How to Properly Drain a Swimming Pool?

Image of a fancy pool

Pool owners and pool service providers must comply with mandatory rules on how to correctly drain a swimming pool and also the hot tubs. In this way, you will be ensuring the safety of the surrounding environment and also the waterways.

Fish and other species are harmed by the chemicals used in pools and hot tubs to keep the water clean and safe for swimming. If chlorinated or salt water is discharged into the storm sewer system, it will flow untreated into the nearest stream and eventually into the nearby lakes and rivers.

Pool water should never be dumped into or onto the ground near a ravine or valley since this can result in erosion and severe vegetation damage. So, if you aren't going to use your pool for an extended period of time and don't want to worry about maintaining it yourself or paying for costly service, you may be asking how to turn it off. 

There are differing views on whether the pool should be drained partly, completely, or not at all. Let’s see them in detail.

Best Time to Drain a Swimming Pool

In some specific areas, certain time slots are followed to empty your pool. The reason behind this step is to prevent the presence of flooded environments on streets and sewers during the rainy season.

There are also other issues for pool owners in terms of scheduling. Summer heat can burn pool liners if they are not submerged in water. An empty pool can be pushed higher by the frozen earth during the winter, a phenomenon known as "pool pop". 

So, in the spring or fall, when the water level is low and the maximum height won't surpass 85 degrees, wait for the weather to get pleasant.

Pool Owners - Steps for In-Ground Pool

The sheer water volume and its place of flow are some of the important reasons to think twice before pulling the plug. Is it going to spill over onto your neighbor's property? Is it going to spill with extreme pressure? 

Is it your intention to drain a swimming pool? Find out different types of sewers that are present in your area. Ideally, the pool water should be channeled directly into a natural stream or other body of water without being treated by a storm sewer. Only sanitary sewers are used to transfer wastewater to the treatment facilities.

An in-ground pool requires a lot more effort to get drained. So, pool owners must follow these steps.

  • Turn off or disable the pool pump, lighting, auto-leveler, and any timers that are set to run automatically. Many of these items are cooled down using liquids which means that will eventually overheat if the water level falls down beneath a certain limit.
  • The drain points should be connected to enough house points (downhill, sewer cleanout line, road, or any other place)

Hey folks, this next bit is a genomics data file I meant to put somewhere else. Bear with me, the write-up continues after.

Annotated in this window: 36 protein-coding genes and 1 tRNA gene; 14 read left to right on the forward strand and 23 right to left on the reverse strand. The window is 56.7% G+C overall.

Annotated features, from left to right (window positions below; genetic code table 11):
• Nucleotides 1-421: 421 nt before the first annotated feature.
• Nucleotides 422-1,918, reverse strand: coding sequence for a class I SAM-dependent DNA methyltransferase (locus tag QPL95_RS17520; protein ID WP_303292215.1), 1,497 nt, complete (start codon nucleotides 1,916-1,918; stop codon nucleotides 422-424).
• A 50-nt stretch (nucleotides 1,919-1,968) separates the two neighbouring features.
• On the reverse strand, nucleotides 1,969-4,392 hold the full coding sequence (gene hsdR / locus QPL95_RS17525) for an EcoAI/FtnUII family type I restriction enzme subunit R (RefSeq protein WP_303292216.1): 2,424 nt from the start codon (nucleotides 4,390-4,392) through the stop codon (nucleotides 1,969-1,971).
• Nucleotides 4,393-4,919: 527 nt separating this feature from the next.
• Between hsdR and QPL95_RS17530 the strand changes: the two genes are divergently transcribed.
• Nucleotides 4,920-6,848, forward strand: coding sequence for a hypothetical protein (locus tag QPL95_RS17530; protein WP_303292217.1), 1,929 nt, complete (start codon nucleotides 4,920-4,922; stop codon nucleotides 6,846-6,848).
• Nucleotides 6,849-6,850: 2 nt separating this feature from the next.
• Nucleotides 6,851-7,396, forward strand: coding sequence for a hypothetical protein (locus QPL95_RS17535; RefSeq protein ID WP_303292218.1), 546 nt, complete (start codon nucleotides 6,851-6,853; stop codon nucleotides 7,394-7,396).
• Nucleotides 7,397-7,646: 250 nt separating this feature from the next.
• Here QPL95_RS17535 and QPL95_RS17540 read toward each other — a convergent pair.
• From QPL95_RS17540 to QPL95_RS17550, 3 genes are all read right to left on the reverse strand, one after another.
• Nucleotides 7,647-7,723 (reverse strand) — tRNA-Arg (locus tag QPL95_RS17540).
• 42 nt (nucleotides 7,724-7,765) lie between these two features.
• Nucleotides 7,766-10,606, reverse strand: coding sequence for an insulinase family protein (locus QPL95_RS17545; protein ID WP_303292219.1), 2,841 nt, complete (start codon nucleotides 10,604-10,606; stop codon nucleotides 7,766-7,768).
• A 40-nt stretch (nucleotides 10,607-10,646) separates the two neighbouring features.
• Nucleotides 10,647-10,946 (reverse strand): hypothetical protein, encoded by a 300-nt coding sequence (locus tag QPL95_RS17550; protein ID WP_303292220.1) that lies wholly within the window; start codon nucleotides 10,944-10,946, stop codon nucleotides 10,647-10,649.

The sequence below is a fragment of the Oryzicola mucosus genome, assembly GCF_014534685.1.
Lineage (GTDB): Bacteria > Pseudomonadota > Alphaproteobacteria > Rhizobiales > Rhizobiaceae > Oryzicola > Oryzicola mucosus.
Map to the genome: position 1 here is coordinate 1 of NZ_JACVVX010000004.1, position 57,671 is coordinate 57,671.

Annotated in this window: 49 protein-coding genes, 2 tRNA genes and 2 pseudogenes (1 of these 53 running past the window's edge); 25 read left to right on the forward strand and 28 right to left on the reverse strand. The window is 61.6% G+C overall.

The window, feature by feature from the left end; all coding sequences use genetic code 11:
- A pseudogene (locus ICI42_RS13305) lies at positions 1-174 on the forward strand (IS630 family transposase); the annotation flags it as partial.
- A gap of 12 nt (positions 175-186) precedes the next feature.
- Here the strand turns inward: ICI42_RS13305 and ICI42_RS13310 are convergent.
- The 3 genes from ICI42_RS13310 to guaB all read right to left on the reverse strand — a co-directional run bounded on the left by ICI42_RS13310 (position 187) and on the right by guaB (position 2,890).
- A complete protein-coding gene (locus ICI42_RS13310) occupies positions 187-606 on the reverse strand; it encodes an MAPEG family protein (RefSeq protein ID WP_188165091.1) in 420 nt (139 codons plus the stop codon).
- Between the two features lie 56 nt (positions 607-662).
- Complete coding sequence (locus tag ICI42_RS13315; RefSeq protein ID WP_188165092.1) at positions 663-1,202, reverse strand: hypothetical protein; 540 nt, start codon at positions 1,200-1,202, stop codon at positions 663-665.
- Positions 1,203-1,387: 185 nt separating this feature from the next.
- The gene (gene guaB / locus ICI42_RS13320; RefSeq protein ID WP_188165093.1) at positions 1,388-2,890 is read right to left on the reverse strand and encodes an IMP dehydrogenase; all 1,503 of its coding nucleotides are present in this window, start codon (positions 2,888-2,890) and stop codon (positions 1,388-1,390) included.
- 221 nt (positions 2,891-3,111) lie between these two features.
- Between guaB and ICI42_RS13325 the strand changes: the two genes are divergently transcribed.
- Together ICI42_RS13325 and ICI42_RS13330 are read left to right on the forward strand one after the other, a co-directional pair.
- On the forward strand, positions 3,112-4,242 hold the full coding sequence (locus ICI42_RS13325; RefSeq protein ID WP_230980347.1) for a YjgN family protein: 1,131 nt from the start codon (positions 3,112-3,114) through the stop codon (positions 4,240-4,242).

• The pump should be connected to the GFCI outlet. The voice of the pump should be heard clearly.
  • Make sure you are able to drain the water properly through the hose. You should throughout the day keep an eye on the pool.
  • Ideally use a large pair of pliers, unscrew plugs and allow the groundwater to enter the pool. A bit of flow and pressure is common so don’t be alarmed when you come across such a situation. Also, don’t forget to get proper replacements when the plugs get damaged.
  • Take help from the pump for the removal of the groundwater.

Tips for Draining Pool Water 

  • For detailed rules or codes of pool owners, contact your local municipal department. Swimming pool water should be transferred to a treatment facility via a sanitary sewer if at all practicable. This is extremely crucial for big (especially communal) pools, and it occurs automatically when in-ground pools are built with a sanitary sewer drain.
  • If water cannot be drained to a sanitary sewer, it can be permitted to evaporate to a lower level for the winter, disposed of on the ground, or used to irrigate your property. The water should only be discharged when the pool owner has stopped adding chlorine or other treatment chemicals or has turned off the chlorination system. And has kept the water in the pool for at least one week while the chlorine levels have dropped. 
  • If you're going to drain a swimming pool on your land or use it to irrigate it, be sure it doesn't flow off your property or into a stream or storm drain. Dispose of pool water on your property in such a way that it does not pond for an extended length of time, resulting in odors and bug breeding conditions.
  • If discharge to the ground will result in inflow to a stream ditch or storm sewer, increase the holding period of water in the pool to at least two weeks without adding chlorine to allow the chlorine to evaporate.
  • Measure the chlorine level in the pool water using a pool test kit before draining to confirm there is no detectable chlorine level. If the free chlorine level is greater than 0.1 mg/l, a longer holding period may be required. 

Reminder: Water Must be Dechlorinated

Simply stop adding chlorine to your uncovered pool and let it sit for a while. Within 10 days, sunlight will help to naturally eliminate chlorine. Use a swimming pool test kit to assess chlorine at this period.

Dechlorinate the pool water chemically. Chemicals for quickly removing chlorine are available from pool and spa service providers. Follow the product label's instructions. Now you know how to drain the pool water safely. Find the most suitable contractors for yourself on Topspot101. Such free directories have a list of best service providers which in this case will be a pool service provider.